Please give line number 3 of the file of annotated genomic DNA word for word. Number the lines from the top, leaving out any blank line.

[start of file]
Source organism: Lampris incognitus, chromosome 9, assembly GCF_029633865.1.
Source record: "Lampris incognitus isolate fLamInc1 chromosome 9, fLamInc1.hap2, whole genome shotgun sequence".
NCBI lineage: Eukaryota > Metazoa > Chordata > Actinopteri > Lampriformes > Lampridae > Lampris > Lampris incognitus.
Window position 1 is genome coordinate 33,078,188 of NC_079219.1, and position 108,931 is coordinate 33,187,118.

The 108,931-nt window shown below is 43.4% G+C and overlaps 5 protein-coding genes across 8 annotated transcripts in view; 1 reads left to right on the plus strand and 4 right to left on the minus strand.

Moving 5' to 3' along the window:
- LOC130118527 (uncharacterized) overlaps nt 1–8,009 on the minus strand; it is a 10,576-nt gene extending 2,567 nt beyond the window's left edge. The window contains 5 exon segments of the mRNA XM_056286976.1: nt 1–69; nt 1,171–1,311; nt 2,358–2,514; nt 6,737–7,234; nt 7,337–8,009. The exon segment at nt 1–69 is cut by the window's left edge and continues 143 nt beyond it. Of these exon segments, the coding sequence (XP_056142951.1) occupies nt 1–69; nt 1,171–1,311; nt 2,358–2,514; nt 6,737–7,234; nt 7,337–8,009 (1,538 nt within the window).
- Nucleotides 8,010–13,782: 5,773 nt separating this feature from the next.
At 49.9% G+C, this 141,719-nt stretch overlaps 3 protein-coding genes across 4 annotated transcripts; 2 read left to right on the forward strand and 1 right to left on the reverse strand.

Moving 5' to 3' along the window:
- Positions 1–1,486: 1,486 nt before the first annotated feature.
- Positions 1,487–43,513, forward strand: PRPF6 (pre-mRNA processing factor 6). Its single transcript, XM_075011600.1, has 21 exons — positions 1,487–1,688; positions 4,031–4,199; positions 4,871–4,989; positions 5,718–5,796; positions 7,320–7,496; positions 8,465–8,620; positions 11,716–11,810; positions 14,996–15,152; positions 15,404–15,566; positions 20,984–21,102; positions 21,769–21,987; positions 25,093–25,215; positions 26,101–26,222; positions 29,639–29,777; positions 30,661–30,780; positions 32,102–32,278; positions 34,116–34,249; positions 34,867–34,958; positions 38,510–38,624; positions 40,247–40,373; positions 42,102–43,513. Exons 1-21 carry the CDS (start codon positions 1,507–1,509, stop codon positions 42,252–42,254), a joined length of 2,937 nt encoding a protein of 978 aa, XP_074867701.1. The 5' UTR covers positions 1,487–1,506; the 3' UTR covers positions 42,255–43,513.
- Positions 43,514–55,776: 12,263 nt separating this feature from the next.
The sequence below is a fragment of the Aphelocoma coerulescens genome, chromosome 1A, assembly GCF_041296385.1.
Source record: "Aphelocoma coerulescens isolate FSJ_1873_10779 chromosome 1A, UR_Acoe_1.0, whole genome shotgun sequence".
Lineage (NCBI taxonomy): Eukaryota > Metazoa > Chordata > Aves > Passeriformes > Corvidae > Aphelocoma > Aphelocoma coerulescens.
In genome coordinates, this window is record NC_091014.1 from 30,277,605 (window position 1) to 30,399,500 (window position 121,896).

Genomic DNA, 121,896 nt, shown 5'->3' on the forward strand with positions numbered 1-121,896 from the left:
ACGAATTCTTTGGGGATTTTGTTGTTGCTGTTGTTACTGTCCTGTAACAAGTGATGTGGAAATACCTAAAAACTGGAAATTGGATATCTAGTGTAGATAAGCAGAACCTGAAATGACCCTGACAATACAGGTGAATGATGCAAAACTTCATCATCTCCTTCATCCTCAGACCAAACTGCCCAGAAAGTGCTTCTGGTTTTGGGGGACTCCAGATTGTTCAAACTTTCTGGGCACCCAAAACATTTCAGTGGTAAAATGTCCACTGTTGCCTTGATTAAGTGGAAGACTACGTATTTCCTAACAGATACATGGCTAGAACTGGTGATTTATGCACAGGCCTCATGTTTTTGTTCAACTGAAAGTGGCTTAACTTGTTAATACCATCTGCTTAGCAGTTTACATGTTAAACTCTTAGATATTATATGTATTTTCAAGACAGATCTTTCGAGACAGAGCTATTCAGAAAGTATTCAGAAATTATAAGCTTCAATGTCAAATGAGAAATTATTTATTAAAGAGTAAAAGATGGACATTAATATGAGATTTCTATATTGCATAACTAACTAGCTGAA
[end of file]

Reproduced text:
NCBI lineage: Eukaryota > Metazoa > Chordata > Actinopteri > Lampriformes > Lampridae > Lampris > Lampris incognitus.